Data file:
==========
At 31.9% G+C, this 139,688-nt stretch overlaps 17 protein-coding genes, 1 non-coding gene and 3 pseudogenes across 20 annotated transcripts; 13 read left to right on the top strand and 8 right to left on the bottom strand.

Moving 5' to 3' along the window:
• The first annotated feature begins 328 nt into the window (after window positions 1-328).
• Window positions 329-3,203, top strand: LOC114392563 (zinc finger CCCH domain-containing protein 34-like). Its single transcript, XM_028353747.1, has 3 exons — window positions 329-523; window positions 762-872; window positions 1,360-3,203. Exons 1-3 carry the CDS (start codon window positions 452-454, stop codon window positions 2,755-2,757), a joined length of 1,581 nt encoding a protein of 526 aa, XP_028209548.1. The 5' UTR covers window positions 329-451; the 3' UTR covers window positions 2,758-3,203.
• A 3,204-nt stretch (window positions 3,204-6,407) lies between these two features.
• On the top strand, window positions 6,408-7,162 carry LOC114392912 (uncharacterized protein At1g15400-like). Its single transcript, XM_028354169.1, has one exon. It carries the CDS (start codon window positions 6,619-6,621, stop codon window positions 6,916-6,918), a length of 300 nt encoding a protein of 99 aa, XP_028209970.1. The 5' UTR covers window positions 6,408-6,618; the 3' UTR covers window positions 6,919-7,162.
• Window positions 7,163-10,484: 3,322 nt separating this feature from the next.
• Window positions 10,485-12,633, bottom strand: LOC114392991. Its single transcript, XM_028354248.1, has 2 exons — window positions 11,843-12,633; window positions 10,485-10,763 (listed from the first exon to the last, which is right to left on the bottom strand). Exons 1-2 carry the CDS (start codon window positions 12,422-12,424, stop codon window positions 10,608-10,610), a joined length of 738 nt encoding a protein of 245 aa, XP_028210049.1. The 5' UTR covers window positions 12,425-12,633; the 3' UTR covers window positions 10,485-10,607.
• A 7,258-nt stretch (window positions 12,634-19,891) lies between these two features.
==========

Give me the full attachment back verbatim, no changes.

At 31.9% G+C, this 139,688-nt stretch overlaps 17 protein-coding genes, 1 non-coding gene and 3 pseudogenes across 20 annotated transcripts; 13 read left to right on the top strand and 8 right to left on the bottom strand.

Moving 5' to 3' along the window:
• The first annotated feature begins 328 nt into the window (after window positions 1-328).
• Window positions 329-3,203, top strand: LOC114392563 (zinc finger CCCH domain-containing protein 34-like). Its single transcript, XM_028353747.1, has 3 exons — window positions 329-523; window positions 762-872; window positions 1,360-3,203. Exons 1-3 carry the CDS (start codon window positions 452-454, stop codon window positions 2,755-2,757), a joined length of 1,581 nt encoding a protein of 526 aa, XP_028209548.1. The 5' UTR covers window positions 329-451; the 3' UTR covers window positions 2,758-3,203.
• A 3,204-nt stretch (window positions 3,204-6,407) lies between these two features.
• On the top strand, window positions 6,408-7,162 carry LOC114392912 (uncharacterized protein At1g15400-like). Its single transcript, XM_028354169.1, has one exon. It carries the CDS (start codon window positions 6,619-6,621, stop codon window positions 6,916-6,918), a length of 300 nt encoding a protein of 99 aa, XP_028209970.1. The 5' UTR covers window positions 6,408-6,618; the 3' UTR covers window positions 6,919-7,162.
• Window positions 7,163-10,484: 3,322 nt separating this feature from the next.
• Window positions 10,485-12,633, bottom strand: LOC114392991. Its single transcript, XM_028354248.1, has 2 exons — window positions 11,843-12,633; window positions 10,485-10,763 (listed from the first exon to the last, which is right to left on the bottom strand). Exons 1-2 carry the CDS (start codon window positions 12,422-12,424, stop codon window positions 10,608-10,610), a joined length of 738 nt encoding a protein of 245 aa, XP_028210049.1. The 5' UTR covers window positions 12,425-12,633; the 3' UTR covers window positions 10,485-10,607.
• A 7,258-nt stretch (window positions 12,634-19,891) lies between these two features.